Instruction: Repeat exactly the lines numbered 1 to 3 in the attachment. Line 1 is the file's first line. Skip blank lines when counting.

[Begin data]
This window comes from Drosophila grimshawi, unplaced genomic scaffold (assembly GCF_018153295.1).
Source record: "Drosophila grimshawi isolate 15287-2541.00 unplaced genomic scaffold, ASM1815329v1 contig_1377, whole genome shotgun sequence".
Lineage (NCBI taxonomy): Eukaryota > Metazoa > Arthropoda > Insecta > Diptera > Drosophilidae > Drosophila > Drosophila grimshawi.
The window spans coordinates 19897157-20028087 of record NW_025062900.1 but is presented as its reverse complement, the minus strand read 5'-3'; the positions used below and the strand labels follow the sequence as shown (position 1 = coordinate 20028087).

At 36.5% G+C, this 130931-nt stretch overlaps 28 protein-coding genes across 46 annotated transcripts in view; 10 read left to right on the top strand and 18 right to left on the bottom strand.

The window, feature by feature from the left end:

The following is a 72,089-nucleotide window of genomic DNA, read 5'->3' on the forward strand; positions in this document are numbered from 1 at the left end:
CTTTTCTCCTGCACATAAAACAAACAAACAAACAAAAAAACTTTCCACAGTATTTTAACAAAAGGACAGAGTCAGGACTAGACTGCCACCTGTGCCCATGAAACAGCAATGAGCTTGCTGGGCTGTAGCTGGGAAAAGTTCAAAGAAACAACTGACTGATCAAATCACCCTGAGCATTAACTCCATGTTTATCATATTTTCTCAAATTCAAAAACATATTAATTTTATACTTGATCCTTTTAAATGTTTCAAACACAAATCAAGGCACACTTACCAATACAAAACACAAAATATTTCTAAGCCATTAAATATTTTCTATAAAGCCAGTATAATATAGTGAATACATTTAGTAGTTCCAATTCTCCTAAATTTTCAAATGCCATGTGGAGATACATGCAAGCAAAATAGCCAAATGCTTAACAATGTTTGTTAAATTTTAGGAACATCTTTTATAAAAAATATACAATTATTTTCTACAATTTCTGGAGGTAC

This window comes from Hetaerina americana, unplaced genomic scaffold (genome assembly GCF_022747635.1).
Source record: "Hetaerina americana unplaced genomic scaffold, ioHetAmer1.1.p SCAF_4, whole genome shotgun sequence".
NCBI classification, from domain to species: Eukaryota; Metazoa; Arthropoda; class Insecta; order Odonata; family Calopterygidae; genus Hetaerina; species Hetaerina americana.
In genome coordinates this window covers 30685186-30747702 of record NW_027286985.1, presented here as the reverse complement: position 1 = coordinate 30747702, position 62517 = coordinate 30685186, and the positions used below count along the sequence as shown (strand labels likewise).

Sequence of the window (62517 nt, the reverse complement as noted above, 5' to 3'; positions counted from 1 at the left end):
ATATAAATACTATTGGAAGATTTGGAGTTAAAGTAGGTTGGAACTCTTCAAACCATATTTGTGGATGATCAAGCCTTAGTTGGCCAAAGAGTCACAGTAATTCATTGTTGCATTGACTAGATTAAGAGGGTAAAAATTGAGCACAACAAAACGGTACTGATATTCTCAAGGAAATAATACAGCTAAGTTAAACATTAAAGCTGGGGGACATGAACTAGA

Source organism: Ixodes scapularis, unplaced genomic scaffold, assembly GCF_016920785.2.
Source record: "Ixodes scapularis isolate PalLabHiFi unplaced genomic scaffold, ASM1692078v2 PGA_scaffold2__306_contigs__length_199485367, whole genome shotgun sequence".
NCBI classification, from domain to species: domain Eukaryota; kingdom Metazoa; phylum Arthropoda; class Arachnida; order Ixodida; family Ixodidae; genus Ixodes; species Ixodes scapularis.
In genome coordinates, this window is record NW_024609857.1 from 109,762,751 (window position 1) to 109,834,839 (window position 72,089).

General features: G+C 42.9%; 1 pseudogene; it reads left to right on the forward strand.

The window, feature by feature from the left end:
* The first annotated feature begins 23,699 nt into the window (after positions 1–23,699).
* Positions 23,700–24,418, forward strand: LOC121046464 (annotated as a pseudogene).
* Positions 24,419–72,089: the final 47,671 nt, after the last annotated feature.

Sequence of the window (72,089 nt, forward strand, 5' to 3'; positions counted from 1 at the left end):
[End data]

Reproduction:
This window comes from Drosophila grimshawi, unplaced genomic scaffold (assembly GCF_018153295.1).
Source record: "Drosophila grimshawi isolate 15287-2541.00 unplaced genomic scaffold, ASM1815329v1 contig_1377, whole genome shotgun sequence".
Lineage (NCBI taxonomy): Eukaryota > Metazoa > Arthropoda > Insecta > Diptera > Drosophilidae > Drosophila > Drosophila grimshawi.